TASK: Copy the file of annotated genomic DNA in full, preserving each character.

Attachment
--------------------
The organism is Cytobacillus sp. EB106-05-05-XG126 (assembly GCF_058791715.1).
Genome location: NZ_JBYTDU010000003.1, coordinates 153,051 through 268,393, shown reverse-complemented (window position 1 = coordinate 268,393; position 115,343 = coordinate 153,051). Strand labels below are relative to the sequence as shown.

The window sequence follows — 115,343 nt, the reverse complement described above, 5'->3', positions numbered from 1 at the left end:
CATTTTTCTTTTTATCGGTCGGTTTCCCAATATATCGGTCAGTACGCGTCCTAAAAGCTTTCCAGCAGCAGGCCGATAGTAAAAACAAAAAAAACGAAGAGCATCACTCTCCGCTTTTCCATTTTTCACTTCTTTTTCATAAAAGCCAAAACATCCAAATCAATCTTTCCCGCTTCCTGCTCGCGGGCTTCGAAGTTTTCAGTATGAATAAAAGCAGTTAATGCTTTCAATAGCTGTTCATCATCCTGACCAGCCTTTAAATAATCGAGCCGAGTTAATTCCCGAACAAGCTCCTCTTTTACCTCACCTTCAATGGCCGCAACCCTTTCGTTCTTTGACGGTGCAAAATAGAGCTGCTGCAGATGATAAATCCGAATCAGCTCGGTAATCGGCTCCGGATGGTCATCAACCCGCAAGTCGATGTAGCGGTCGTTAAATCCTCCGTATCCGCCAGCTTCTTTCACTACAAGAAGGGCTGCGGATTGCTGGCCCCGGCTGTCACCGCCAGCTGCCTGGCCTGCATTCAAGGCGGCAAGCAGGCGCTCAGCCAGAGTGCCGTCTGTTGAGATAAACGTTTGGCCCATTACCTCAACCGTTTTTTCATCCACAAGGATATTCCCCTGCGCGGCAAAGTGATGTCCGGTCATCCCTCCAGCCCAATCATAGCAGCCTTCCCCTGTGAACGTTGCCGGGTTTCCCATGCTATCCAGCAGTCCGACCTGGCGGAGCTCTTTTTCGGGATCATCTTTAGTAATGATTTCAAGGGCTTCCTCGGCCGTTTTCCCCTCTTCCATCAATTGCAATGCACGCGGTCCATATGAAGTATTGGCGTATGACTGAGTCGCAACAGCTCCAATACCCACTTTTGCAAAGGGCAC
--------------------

The organism is Cytobacillus sp. EB106-05-05-XG126 (assembly GCF_058791715.1).
Genome location: NZ_JBYTDU010000003.1, coordinates 153,051 through 268,393, shown reverse-complemented (window position 1 = coordinate 268,393; position 115,343 = coordinate 153,051). Strand labels below are relative to the sequence as shown.

The window sequence follows — 115,343 nt, the reverse complement described above, 5'->3', positions numbered from 1 at the left end:
CATTTTTCTTTTTATCGGTCGGTTTCCCAATATATCGGTCAGTACGCGTCCTAAAAGCTTTCCAGCAGCAGGCCGATAGTAAAAACAAAAAAAACGAAGAGCATCACTCTCCGCTTTTCCATTTTTCACTTCTTTTTCATAAAAGCCAAAACATCCAAATCAATCTTTCCCGCTTCCTGCTCGCGGGCTTCGAAGTTTTCAGTATGAATAAAAGCAGTTAATGCTTTCAATAGCTGTTCATCATCCTGACCAGCCTTTAAATAATCGAGCCGAGTTAATTCCCGAACAAGCTCCTCTTTTACCTCACCTTCAATGGCCGCAACCCTTTCGTTCTTTGACGGTGCAAAATAGAGCTGCTGCAGATGATAAATCCGAATCAGCTCGGTAATCGGCTCCGGATGGTCATCAACCCGCAAGTCGATGTAGCGGTCGTTAAATCCTCCGTATCCGCCAGCTTCTTTCACTACAAGAAGGGCTGCGGATTGCTGGCCCCGGCTGTCACCGCCAGCTGCCTGGCCTGCATTCAAGGCGGCAAGCAGGCGCTCAGCCAGAGTGCCGTCTGTTGAGATAAACGTTTGGCCCATTACCTCAACCGTTTTTTCATCCACAAGGATATTCCCCTGCGCGGCAAAGTGATGTCCGGTCATCCCTCCAGCCCAATCATAGCAGCCTTCCCCTGTGAACGTTGCCGGGTTTCCCATGCTATCCAGCAGTCCGACCTGGCGGAGCTCTTTTTCGGGATCATCTTTAGTAATGATTTCAAGGGCTTCCTCGGCCGTTTTCCCCTCTTCCATCAATTGCAATGCACGCGGTCCATATGAAGTATTGGCGTATGACTGAGTCGCAACAGCTCCAATACCCACTTTTGCAAAGGGCAC